In the first part of this piece, I mentioned the dangers that may be associated with high cholesterol and the need to have blood cholesterol checked periodically. Today?s piece is simply on solution to high cholesterol. I will like to say that eating food containing fat or cholesterol does not lead to high cholesterol (hypercholesterolemia) since the body needs it for normal body metabolism. However, evidenced-based medicine shows that reducing the amount of food containing cholesterol is healthy and beneficial to all, especially those with hypercholesterolemia, hypertension and other heart-related disorders.
High blood cholesterol is treated with lifestyle changes and medicines. The main goal of treatment is to lower the low-density lipoprotein cholesterol level enough to reduce the risk for coronary heart disease, heart attack, and other related health problems. I once saw a patient with high cholesterol, after due explanation, I wrote in his case note TLC for three months. The patient asked the nurse about the cost of TLC. The nurse explained to him that TLC was an abbreviation for Therapeutic Lifestyle Changes and that it was a do-it-yourself treatment and with no fee charged for it.
Therapeutic Lifestyle Changes: TLC helps in lowering the LDL cholesterol. TLC is a three-part programme that includes a healthy diet, weight management, and physical activity. It is for anyone whose LDL cholesterol level is high
Healthy diet: A dietician once said this ?your diet is a bank account; good food choices are good investments.? With the TLC diet, less than seven per cent of the daily calories should come from saturated fat. This kind of fat is found in some meats, dairy products, chocolate, baked goods, and deep-fried and processed foods.
Not more than a quarter of our daily calories should come from all fats, including saturated, trans, mono-unsaturated, and poly-unsaturated fats. Mono-unsaturated and poly-unsaturated fats are healthier and cholesterol free examples include olive oil, groundnut oil and soybean oil. Foods high in soluble fibre also are part of the TLC diet.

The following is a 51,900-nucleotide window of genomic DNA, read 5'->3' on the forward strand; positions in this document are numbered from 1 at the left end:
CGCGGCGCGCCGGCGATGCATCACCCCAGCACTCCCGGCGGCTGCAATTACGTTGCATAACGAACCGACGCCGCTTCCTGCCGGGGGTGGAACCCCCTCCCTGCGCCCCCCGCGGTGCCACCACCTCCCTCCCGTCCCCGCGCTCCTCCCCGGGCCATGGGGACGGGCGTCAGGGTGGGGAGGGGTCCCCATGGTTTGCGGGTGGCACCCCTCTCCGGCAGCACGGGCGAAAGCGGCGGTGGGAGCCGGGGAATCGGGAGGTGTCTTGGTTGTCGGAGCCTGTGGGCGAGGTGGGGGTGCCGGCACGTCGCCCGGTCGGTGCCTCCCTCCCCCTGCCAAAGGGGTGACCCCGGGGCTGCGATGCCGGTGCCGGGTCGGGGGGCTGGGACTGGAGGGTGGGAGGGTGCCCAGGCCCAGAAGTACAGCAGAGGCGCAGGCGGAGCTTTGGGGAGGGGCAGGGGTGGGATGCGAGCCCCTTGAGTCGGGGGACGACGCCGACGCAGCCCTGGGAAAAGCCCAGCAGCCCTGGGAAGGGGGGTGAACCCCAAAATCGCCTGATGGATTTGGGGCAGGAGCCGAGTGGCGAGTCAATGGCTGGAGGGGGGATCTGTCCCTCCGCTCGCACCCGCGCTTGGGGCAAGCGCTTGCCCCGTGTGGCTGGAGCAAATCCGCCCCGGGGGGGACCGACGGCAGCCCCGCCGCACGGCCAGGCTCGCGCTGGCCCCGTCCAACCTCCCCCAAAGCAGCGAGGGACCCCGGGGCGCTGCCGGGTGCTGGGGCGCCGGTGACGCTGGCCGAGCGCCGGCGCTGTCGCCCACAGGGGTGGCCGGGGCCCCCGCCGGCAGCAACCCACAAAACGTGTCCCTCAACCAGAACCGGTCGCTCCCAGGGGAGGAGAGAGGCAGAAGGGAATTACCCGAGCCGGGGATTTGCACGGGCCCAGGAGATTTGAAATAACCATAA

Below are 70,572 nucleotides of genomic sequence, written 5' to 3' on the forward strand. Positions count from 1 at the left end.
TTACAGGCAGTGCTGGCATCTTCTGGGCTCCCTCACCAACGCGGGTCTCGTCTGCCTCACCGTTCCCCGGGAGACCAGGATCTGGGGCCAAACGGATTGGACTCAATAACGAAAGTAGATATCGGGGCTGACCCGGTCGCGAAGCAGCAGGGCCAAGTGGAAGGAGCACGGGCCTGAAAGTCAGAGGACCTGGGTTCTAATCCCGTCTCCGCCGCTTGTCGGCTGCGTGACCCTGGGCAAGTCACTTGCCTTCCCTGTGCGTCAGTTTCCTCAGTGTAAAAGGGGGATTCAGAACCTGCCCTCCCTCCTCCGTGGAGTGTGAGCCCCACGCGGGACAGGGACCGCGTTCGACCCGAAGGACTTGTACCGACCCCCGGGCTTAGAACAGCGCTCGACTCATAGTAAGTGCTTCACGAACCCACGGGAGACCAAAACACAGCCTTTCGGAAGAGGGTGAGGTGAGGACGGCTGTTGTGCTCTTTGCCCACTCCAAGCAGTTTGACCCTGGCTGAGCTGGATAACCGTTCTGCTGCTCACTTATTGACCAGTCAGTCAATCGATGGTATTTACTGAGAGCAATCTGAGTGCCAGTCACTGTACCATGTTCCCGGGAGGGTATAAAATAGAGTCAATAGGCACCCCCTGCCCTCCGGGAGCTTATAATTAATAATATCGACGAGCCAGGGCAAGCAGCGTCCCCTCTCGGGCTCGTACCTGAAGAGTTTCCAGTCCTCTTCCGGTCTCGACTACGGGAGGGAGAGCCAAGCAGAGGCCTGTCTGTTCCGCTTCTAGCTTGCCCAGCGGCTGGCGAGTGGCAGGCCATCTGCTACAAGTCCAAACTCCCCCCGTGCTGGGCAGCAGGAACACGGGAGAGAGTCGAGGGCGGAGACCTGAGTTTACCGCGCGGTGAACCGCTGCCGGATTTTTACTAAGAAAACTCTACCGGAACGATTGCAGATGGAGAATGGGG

These foods include whole-grain cereals such as oatmeal and oat bran. A diet rich in fruits and vegetables can increase important cholesterol-lowering compounds in your diet. Such fruits are apples, bananas, oranges, pears.
Legumes include kidney beans, lentils, and cowpeas. A healthy diet also includes some types of fish, such as salmon, tuna (canned or fresh), and mackerel. These fish are a good source of omega-3 fatty acids.
These acids may help protect the heart from blood clots and inflammation and reduce the risk of heart attack. Red meat, (beef), goat meat, and porks, among others, have high cholesterol and may be avoided while Skinless poultry can be substituted for meats. Avoid fried meat. You can grill, roast or boil your meat. Frying with the oil increases the amount of cholesterol in the meat. You also should try to limit the amount of refined sugar or sodium (salt) that you eat. Try limiting alcohol intake.
Too much alcohol will raise the blood pressure, cause weight gain and raise triglyceride level. (Triglycerides are a type of fat found in the blood.) Kindly visit my BlogSpot: www.doctoradesanya.blogspot.com
to have an abridged dietary list for hypercholesterolemia and diabetes.
Weight management: If you are overweight or obese, losing weight can help lower LDL cholesterol. Maintaining a healthy weight is especially important if you are at risk for heart disease and other health problems, such as diabetes and stroke. Obesity is associated with metabolic risk factors, which are a large waistline (abdominal obesity), a high triglyceride level, a low HDL cholesterol level, high blood pressure and high blood sugar.
Physical activity: Routine physical activity can lower LDL cholesterol and triglycerides and raise your HDL cholesterol level. People gain health benefits from as little as 60 minutes of moderate-intensity aerobic activity per week. It is advisable to do moderate exercise 30 minutes a day five days in a week or one can register in a gym. The more active you are, the more you will benefit.
Cholesterol-lowering medicines: In addition to lifestyle changes, medicines can help control high blood cholesterol, but they do not cure it. Thus, you must continue taking your medicine to keep your cholesterol level in the recommended range. Cholesterol-lowering medicines are statins. These medicines are safe for most people. They are strictly prescription drugs and cannot be got over the counter. In conclusion, while managing your cholesterol, take steps to manage other heart disease risk factors too. For example, if you have high blood pressure, work with your doctor to lower it.
Ask the doctor
Question: Dear Doc, I had an implant insertion done about a year ago but I discovered that I started putting on weight. I want to go back to the hospital to remove it. Please, I need your advice.
Mrs. Ikoh from Port Harcourt
Answer: I advise you to try measures to reduce your weight through exercise and diet control. But if these fail, it may be remove it and opt for other means of contraception. Weight gain is one of the side effects of implant but not everyone experiences it.